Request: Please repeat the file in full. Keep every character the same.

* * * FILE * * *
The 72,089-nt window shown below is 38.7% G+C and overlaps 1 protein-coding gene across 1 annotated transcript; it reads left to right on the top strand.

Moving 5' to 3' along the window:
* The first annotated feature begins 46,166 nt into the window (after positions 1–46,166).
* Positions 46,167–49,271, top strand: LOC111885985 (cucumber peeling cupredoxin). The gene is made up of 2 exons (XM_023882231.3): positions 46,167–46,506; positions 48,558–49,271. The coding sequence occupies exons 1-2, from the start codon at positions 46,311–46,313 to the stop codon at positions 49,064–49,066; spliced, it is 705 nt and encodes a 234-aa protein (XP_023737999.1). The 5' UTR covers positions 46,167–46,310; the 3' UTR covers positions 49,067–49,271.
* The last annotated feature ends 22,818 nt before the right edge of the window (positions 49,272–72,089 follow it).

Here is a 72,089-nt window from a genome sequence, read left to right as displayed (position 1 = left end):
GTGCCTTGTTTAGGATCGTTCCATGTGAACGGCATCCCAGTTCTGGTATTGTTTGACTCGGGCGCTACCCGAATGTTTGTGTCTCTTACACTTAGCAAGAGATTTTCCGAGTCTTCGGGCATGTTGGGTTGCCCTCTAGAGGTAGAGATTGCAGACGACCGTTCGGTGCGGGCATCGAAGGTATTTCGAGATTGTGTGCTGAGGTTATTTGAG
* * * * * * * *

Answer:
The 72,089-nt window shown below is 38.7% G+C and overlaps 1 protein-coding gene across 1 annotated transcript; it reads left to right on the top strand.

Moving 5' to 3' along the window:
* The first annotated feature begins 46,166 nt into the window (after positions 1–46,166).
* Positions 46,167–49,271, top strand: LOC111885985 (cucumber peeling cupredoxin). The gene is made up of 2 exons (XM_023882231.3): positions 46,167–46,506; positions 48,558–49,271. The coding sequence occupies exons 1-2, from the start codon at positions 46,311–46,313 to the stop codon at positions 49,064–49,066; spliced, it is 705 nt and encodes a 234-aa protein (XP_023737999.1). The 5' UTR covers positions 46,167–46,310; the 3' UTR covers positions 49,067–49,271.
* The last annotated feature ends 22,818 nt before the right edge of the window (positions 49,272–72,089 follow it).

Here is a 72,089-nt window from a genome sequence, read left to right as displayed (position 1 = left end):
GTGCCTTGTTTAGGATCGTTCCATGTGAACGGCATCCCAGTTCTGGTATTGTTTGACTCGGGCGCTACCCGAATGTTTGTGTCTCTTACACTTAGCAAGAGATTTTCCGAGTCTTCGGGCATGTTGGGTTGCCCTCTAGAGGTAGAGATTGCAGACGACCGTTCGGTGCGGGCATCGAAGGTATTTCGAGATTGTGTGCTGAGGTTATTTGAG